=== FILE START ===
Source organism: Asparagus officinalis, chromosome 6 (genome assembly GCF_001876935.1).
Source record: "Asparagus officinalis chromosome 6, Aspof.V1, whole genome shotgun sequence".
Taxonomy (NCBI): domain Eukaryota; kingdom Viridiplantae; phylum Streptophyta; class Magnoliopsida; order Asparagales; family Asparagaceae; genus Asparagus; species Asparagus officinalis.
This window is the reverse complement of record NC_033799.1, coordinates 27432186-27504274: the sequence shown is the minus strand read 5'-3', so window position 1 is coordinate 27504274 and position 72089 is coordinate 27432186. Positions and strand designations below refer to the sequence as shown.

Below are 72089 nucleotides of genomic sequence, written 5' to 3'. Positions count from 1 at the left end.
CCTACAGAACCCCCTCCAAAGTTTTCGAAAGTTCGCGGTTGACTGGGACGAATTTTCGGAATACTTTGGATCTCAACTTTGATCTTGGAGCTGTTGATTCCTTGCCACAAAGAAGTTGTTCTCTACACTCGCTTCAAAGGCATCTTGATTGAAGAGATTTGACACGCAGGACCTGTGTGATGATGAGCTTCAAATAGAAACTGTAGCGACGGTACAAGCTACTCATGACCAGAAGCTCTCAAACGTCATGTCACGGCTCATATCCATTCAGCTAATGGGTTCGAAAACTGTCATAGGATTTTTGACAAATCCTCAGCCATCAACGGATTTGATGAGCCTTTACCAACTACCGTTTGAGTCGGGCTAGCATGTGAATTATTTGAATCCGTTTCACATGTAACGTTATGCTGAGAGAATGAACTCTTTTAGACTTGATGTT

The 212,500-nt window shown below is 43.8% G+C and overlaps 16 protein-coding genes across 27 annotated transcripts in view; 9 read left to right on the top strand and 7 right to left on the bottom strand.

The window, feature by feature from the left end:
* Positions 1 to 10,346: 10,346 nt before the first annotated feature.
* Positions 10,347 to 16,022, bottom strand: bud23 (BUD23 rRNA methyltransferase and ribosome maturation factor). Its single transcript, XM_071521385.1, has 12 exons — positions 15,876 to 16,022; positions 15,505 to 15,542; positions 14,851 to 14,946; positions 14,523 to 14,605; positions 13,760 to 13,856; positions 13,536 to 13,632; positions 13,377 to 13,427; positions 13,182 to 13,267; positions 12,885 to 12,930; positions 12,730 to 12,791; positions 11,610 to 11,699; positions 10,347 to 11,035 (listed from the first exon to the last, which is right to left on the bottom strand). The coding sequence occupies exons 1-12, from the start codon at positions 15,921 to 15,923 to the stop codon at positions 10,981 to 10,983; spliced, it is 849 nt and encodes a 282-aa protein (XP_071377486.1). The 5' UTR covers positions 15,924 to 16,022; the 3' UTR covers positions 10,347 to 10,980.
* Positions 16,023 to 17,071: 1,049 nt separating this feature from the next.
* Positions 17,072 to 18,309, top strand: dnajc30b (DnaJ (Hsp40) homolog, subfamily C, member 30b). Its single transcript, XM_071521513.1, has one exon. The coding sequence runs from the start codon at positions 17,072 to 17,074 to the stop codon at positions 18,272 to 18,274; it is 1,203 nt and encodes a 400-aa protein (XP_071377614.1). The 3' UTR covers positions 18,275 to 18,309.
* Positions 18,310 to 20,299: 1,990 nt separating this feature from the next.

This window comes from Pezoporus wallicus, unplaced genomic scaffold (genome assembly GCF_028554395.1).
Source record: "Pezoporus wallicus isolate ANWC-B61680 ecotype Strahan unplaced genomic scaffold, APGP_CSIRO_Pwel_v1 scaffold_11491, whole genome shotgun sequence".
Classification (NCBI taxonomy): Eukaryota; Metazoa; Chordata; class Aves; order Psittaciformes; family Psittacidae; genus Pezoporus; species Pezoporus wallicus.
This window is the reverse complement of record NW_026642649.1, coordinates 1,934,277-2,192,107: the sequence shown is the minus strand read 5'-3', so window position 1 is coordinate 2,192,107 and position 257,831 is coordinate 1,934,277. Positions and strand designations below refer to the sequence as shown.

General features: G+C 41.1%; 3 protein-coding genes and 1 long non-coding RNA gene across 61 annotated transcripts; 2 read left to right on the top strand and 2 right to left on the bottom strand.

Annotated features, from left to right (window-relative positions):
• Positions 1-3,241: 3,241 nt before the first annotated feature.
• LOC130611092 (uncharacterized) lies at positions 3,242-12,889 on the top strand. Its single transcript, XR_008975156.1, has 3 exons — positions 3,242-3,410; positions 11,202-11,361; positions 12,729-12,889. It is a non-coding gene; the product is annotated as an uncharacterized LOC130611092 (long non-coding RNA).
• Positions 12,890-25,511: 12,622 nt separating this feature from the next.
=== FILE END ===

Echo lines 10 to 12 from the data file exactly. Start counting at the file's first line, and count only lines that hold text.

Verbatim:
* Positions 10,347 to 16,022, bottom strand: bud23 (BUD23 rRNA methyltransferase and ribosome maturation factor). Its single transcript, XM_071521385.1, has 12 exons — positions 15,876 to 16,022; positions 15,505 to 15,542; positions 14,851 to 14,946; positions 14,523 to 14,605; positions 13,760 to 13,856; positions 13,536 to 13,632; positions 13,377 to 13,427; positions 13,182 to 13,267; positions 12,885 to 12,930; positions 12,730 to 12,791; positions 11,610 to 11,699; positions 10,347 to 11,035 (listed from the first exon to the last, which is right to left on the bottom strand). The coding sequence occupies exons 1-12, from the start codon at positions 15,921 to 15,923 to the stop codon at positions 10,981 to 10,983; spliced, it is 849 nt and encodes a 282-aa protein (XP_071377486.1). The 5' UTR covers positions 15,924 to 16,022; the 3' UTR covers positions 10,347 to 10,980.
* Positions 16,023 to 17,071: 1,049 nt separating this feature from the next.
* Positions 17,072 to 18,309, top strand: dnajc30b (DnaJ (Hsp40) homolog, subfamily C, member 30b). Its single transcript, XM_071521513.1, has one exon. The coding sequence runs from the start codon at positions 17,072 to 17,074 to the stop codon at positions 18,272 to 18,274; it is 1,203 nt and encodes a 400-aa protein (XP_071377614.1). The 3' UTR covers positions 18,275 to 18,309.